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New Parent Routines that Help

Your body seems like it’s been taken over by alien beings. You haven’t slept for more than 3 hours at a time in weeks. You have already changed a lifetime of dirty diapers and everywhere you look, you see little onesies and itty-bitty baby socks. It may seem that now is not exactly the best time to think about starting some new routines.

Make bathtime routine complete with the soft natural lavender scene of Baby Pibu’s Bathtime Wash.

However, as you’re swimming in this sea of uncertainty – when should your baby eat, how long is too long for a nap and more – routines can bring you consistency, peace and some order back to your chaotic world. So as not to overwhelm you, we’ve boiled it down to the Baby Basics:

  1. Bedtime Basics: It might sound a bit crazy to have a bedtime “routine” when all your child seems to do is sleep, but the routine is a great way to start the wind-down process, spend some quality time with your baby and indicate that sleepy time is just around the corner. You don’t have to have an elaborate schedule but have a few consistent things that you (or your husband) do each evening. Baths are always a great way to soothe your baby and transition from “daytime” to calming nighttime (Tips for Baby Baths). Once Baby is comfortably changed, moisturized and diapered up, reading with or singing to your child can be a wonderful way to end the day. It’s bonding time for you both, and nothing sounds more melodic to your baby than the sound of Mommy’s voice. Then finally, kiss your little one and put her down for a restful night’s sleep (at least for one of you). Other options – and again, you don’t have to check all the boxes – can include baby massage or saying prayers or whatever works for you. The bottom line is these simple activities, done on a regular basis will signal to your baby that bedtime is coming.
  2. Eating Essentials: As a mother, this is probably one of the most confusing areas of newborn care because every baby is different. Take your cues from your baby (rooting, fussing, crying), from your mom instincts and from your pediatrician. What’s important is that you try to eliminate some of the many distractions – toys, TV, loud noises, iPhones – and make this about you and your child. It’s also a good practice to get into as children grow, knowing that mealtimes are family time, a time to catch up and let the other distractions of the world be. Again, easier said than done, especially if you have other little ones at home while you’re feeding Baby. Just try to have a certain spot, a chair, maybe a cozy blanket or pillow so that you – and your child – are comfortable as you feed her. Try to encourage your other kiddos to do something quiet – books or stuffed animals – but know that this may not always (if ever) work. Just know that if you’re holding and feeding your baby, she will feel safe and secure in your arms, regardless if Older Brother is tearing down the family room around her! Again, routines are here to help, not impose more stress or Mom Guilt on you!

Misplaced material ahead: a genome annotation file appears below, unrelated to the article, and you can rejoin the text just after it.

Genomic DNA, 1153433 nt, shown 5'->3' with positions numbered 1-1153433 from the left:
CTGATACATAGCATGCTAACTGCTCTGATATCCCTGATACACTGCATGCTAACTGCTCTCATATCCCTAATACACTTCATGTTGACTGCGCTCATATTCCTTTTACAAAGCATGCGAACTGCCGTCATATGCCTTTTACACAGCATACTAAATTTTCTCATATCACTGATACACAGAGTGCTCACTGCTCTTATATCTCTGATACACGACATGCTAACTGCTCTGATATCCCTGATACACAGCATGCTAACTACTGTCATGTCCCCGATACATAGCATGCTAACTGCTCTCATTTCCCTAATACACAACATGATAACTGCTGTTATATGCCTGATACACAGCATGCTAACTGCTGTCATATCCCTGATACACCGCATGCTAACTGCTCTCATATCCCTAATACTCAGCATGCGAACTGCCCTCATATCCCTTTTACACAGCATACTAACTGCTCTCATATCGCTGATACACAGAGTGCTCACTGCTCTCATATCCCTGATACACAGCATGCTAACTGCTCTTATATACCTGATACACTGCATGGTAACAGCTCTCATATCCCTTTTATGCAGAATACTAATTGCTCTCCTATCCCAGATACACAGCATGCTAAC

Mother and baby playing with hoops on bed.
    Make playtime part of your new parent routine.
  3. Playtime: Now really? What is playtime to a little one who is only months old? It’s actually really important and a wonderful, fun part of being a mom! Playtime doesn’t last for hours or involve complex details but is simply wake time when your baby is engaged, stimulated and has the opportunity to explore the world around her. Playtime usually happens after your child has eaten — and don’t stress if it doesn’t last for very long. It can involve toys, wiggling around on the floor, tummy time, singing, dancing, or reading books (yes, there is rarely a time when books are not a great activity for your child). Keep in mind that this big world is new to your baby and it’s easy for them to have “had enough!” When she starts showing the signs that she’s tired or done, take that cue and move on to something else (like maybe diaper changing time!).

The bottom line is that Baby Routines are all about the basics – staying fed and watered, staying clean, sleeping and in between all this, having some playtime and using all those toys people gave you at your baby showers. Routines are meant to be a guideline, not an inflexible schedule and definitely not the end all-be all to you and your baby’s day. Life happens, things happen, so make sure your routine works for you. Some moms need the consistency and comfort of a stricter routine; for others, every day is different so the routine may have to involve more flexibility and cushions. And, as your baby grows and develops, your routines will change with that.

So find your “normal,” do what works for you, and most of all, put you and your family first. When you do that, good things are bound to happen!

Happy Parenting!

Sources

* Egan, Kerry (American Baby). “Routines for a Happy Baby” Parenting.com. https://www.parents.com/baby/care/newborn/routines-for-a-happy-baby-a-5-step-guide/

* Latvala, Charlotte. “4 Most Important Baby Routines.” Parenting.com. http://www.parenting.com/article/4-most-important-baby-routines

* Spencer, Paula. “Routines Matter.” Parenting.com. http://www.parenting.com/article/finding-right-baby-routines

 

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